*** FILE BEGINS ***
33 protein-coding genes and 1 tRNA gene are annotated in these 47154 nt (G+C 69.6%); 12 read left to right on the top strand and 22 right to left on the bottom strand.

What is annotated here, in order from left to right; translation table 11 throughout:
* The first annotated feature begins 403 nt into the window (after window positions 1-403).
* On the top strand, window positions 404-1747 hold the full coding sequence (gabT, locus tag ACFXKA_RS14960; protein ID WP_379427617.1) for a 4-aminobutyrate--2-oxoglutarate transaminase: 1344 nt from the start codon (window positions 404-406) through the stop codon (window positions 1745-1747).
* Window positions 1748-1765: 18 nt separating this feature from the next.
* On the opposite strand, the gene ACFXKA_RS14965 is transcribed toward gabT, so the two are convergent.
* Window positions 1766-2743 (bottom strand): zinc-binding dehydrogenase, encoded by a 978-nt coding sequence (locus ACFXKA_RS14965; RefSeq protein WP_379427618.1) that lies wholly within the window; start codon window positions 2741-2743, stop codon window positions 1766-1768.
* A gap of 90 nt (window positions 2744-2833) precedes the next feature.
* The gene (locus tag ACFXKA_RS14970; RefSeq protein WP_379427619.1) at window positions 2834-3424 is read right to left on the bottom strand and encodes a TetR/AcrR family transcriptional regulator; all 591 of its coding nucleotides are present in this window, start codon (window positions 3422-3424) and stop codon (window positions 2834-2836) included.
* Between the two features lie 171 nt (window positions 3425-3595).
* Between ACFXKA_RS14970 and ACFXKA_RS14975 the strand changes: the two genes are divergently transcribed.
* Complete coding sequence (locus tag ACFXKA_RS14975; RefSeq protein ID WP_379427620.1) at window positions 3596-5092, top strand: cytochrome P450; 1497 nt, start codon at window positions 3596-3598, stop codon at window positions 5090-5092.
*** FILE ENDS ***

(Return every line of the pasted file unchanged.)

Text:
33 protein-coding genes and 1 tRNA gene are annotated in these 47154 nt (G+C 69.6%); 12 read left to right on the top strand and 22 right to left on the bottom strand.

What is annotated here, in order from left to right; translation table 11 throughout:
* The first annotated feature begins 403 nt into the window (after window positions 1-403).
* On the top strand, window positions 404-1747 hold the full coding sequence (gabT, locus tag ACFXKA_RS14960; protein ID WP_379427617.1) for a 4-aminobutyrate--2-oxoglutarate transaminase: 1344 nt from the start codon (window positions 404-406) through the stop codon (window positions 1745-1747).
* Window positions 1748-1765: 18 nt separating this feature from the next.
* On the opposite strand, the gene ACFXKA_RS14965 is transcribed toward gabT, so the two are convergent.
* Window positions 1766-2743 (bottom strand): zinc-binding dehydrogenase, encoded by a 978-nt coding sequence (locus ACFXKA_RS14965; RefSeq protein WP_379427618.1) that lies wholly within the window; start codon window positions 2741-2743, stop codon window positions 1766-1768.
* A gap of 90 nt (window positions 2744-2833) precedes the next feature.
* The gene (locus tag ACFXKA_RS14970; RefSeq protein WP_379427619.1) at window positions 2834-3424 is read right to left on the bottom strand and encodes a TetR/AcrR family transcriptional regulator; all 591 of its coding nucleotides are present in this window, start codon (window positions 3422-3424) and stop codon (window positions 2834-2836) included.
* Between the two features lie 171 nt (window positions 3425-3595).
* Between ACFXKA_RS14970 and ACFXKA_RS14975 the strand changes: the two genes are divergently transcribed.
* Complete coding sequence (locus tag ACFXKA_RS14975; RefSeq protein ID WP_379427620.1) at window positions 3596-5092, top strand: cytochrome P450; 1497 nt, start codon at window positions 3596-3598, stop codon at window positions 5090-5092.